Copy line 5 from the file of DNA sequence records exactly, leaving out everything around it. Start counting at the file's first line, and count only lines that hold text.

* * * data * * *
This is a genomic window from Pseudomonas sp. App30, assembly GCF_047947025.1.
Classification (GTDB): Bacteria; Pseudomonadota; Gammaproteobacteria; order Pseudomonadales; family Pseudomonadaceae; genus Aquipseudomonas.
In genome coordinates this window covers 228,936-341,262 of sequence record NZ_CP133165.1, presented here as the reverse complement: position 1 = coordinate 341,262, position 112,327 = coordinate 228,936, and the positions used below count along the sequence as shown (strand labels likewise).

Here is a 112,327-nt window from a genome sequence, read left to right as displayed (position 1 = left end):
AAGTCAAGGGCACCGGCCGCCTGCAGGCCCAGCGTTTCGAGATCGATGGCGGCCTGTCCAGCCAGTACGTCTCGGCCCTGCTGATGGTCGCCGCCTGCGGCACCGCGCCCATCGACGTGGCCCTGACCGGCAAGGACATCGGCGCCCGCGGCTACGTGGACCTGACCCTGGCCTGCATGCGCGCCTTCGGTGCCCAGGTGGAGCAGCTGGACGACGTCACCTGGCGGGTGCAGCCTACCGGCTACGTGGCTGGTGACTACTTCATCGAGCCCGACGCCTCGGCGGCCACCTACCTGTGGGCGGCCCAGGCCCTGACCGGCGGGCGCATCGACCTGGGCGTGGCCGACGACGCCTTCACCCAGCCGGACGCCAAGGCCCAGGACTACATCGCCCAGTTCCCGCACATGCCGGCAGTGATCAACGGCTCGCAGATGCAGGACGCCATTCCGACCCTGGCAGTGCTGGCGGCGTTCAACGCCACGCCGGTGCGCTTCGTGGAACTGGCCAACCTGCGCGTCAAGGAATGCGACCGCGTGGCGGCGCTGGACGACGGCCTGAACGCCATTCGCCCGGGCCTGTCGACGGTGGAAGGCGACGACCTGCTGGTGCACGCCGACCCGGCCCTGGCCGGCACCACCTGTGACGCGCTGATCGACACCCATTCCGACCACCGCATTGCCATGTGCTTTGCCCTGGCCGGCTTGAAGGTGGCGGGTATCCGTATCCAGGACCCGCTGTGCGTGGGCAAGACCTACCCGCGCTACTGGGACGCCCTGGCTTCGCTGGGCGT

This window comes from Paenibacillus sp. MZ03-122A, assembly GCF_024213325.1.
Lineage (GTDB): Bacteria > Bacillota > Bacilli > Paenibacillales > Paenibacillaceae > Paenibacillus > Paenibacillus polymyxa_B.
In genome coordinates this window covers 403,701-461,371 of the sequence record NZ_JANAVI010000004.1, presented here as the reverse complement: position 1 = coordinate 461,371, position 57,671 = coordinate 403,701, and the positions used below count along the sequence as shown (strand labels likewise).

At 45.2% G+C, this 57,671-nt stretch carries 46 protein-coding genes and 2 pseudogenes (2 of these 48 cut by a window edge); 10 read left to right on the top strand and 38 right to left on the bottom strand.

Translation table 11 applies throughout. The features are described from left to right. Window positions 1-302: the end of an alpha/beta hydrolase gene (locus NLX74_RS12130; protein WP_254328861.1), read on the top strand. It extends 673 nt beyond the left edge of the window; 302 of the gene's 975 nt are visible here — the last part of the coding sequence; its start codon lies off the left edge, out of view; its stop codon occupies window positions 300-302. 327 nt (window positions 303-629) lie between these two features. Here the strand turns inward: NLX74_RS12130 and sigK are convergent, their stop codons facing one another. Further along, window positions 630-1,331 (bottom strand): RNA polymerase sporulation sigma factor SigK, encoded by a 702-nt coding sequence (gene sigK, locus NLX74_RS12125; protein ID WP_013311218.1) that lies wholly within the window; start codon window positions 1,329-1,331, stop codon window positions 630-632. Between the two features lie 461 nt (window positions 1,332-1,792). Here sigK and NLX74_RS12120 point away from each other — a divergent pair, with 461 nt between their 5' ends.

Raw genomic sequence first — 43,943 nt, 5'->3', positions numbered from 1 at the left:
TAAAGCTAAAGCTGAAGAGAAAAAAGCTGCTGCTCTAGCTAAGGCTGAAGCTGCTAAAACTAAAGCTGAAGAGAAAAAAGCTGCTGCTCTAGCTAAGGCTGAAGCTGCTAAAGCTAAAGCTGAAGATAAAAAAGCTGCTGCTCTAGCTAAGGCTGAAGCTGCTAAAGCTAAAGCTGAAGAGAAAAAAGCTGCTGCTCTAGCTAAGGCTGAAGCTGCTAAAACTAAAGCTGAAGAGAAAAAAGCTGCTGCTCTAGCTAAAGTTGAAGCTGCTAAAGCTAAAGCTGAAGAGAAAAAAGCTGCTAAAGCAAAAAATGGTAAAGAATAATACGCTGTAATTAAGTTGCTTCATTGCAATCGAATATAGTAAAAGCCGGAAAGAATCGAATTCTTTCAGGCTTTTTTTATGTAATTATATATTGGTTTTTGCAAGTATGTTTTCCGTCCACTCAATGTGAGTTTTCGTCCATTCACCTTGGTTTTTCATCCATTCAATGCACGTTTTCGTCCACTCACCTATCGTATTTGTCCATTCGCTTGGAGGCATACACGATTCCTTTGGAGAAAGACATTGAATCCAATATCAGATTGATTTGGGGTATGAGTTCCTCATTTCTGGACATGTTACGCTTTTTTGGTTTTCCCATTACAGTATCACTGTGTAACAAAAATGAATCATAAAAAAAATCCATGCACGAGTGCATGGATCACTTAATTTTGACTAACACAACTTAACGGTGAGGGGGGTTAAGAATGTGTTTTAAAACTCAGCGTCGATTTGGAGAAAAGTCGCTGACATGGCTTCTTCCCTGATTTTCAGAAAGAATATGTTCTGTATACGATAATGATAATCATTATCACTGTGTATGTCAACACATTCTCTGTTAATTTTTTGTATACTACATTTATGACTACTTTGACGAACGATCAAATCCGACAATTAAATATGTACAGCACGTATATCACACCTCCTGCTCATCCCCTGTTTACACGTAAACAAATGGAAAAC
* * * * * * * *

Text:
AAGTCAAGGGCACCGGCCGCCTGCAGGCCCAGCGTTTCGAGATCGATGGCGGCCTGTCCAGCCAGTACGTCTCGGCCCTGCTGATGGTCGCCGCCTGCGGCACCGCGCCCATCGACGTGGCCCTGACCGGCAAGGACATCGGCGCCCGCGGCTACGTGGACCTGACCCTGGCCTGCATGCGCGCCTTCGGTGCCCAGGTGGAGCAGCTGGACGACGTCACCTGGCGGGTGCAGCCTACCGGCTACGTGGCTGGTGACTACTTCATCGAGCCCGACGCCTCGGCGGCCACCTACCTGTGGGCGGCCCAGGCCCTGACCGGCGGGCGCATCGACCTGGGCGTGGCCGACGACGCCTTCACCCAGCCGGACGCCAAGGCCCAGGACTACATCGCCCAGTTCCCGCACATGCCGGCAGTGATCAACGGCTCGCAGATGCAGGACGCCATTCCGACCCTGGCAGTGCTGGCGGCGTTCAACGCCACGCCGGTGCGCTTCGTGGAACTGGCCAACCTGCGCGTCAAGGAATGCGACCGCGTGGCGGCGCTGGACGACGGCCTGAACGCCATTCGCCCGGGCCTGTCGACGGTGGAAGGCGACGACCTGCTGGTGCACGCCGACCCGGCCCTGGCCGGCACCACCTGTGACGCGCTGATCGACACCCATTCCGACCACCGCATTGCCATGTGCTTTGCCCTGGCCGGCTTGAAGGTGGCGGGTATCCGTATCCAGGACCCGCTGTGCGTGGGCAAGACCTACCCGCGCTACTGGGACGCCCTGGCTTCGCTGGGCGT